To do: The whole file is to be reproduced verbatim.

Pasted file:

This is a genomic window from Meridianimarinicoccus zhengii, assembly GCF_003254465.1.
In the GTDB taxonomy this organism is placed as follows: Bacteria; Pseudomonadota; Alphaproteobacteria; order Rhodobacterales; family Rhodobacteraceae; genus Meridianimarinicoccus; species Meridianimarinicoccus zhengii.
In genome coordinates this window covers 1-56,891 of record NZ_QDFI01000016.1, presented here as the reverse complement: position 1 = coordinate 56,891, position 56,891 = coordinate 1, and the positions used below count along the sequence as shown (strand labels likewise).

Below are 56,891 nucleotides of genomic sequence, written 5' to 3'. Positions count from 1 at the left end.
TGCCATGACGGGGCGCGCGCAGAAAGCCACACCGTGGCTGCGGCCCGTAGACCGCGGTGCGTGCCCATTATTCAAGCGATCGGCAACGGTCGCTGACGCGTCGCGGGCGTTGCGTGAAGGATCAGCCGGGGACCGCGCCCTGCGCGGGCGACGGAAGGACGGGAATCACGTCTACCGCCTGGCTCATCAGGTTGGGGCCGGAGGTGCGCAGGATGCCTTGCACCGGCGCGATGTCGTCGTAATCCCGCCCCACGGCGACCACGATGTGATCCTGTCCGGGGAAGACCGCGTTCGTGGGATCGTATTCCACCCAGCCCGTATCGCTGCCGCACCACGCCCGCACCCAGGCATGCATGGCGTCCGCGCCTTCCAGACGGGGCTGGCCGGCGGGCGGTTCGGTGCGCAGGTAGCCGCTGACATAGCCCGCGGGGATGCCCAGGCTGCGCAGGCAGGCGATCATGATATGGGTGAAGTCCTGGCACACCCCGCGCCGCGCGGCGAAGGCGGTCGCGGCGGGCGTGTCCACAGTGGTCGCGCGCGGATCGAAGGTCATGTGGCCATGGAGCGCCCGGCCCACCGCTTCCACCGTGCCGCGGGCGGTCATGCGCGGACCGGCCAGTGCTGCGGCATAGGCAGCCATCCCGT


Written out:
This is a genomic window from Meridianimarinicoccus zhengii, assembly GCF_003254465.1.
In the GTDB taxonomy this organism is placed as follows: Bacteria; Pseudomonadota; Alphaproteobacteria; order Rhodobacterales; family Rhodobacteraceae; genus Meridianimarinicoccus; species Meridianimarinicoccus zhengii.
In genome coordinates this window covers 1-56,891 of record NZ_QDFI01000016.1, presented here as the reverse complement: position 1 = coordinate 56,891, position 56,891 = coordinate 1, and the positions used below count along the sequence as shown (strand labels likewise).

Below are 56,891 nucleotides of genomic sequence, written 5' to 3'. Positions count from 1 at the left end.
TGCCATGACGGGGCGCGCGCAGAAAGCCACACCGTGGCTGCGGCCCGTAGACCGCGGTGCGTGCCCATTATTCAAGCGATCGGCAACGGTCGCTGACGCGTCGCGGGCGTTGCGTGAAGGATCAGCCGGGGACCGCGCCCTGCGCGGGCGACGGAAGGACGGGAATCACGTCTACCGCCTGGCTCATCAGGTTGGGGCCGGAGGTGCGCAGGATGCCTTGCACCGGCGCGATGTCGTCGTAATCCCGCCCCACGGCGACCACGATGTGATCCTGTCCGGGGAAGACCGCGTTCGTGGGATCGTATTCCACCCAGCCCGTATCGCTGCCGCACCACGCCCGCACCCAGGCATGCATGGCGTCCGCGCCTTCCAGACGGGGCTGGCCGGCGGGCGGTTCGGTGCGCAGGTAGCCGCTGACATAGCCCGCGGGGATGCCCAGGCTGCGCAGGCAGGCGATCATGATATGGGTGAAGTCCTGGCACACCCCGCGCCGCGCGGCGAAGGCGGTCGCGGCGGGCGTGTCCACAGTGGTCGCGCGCGGATCGAAGGTCATGTGGCCATGGAGCGCCCGGCCCACCGCTTCCACCGTGCCGCGGGCGGTCATGCGCGGACCGGCCAGTGCTGCGGCATAGGCAGCCATCCCGT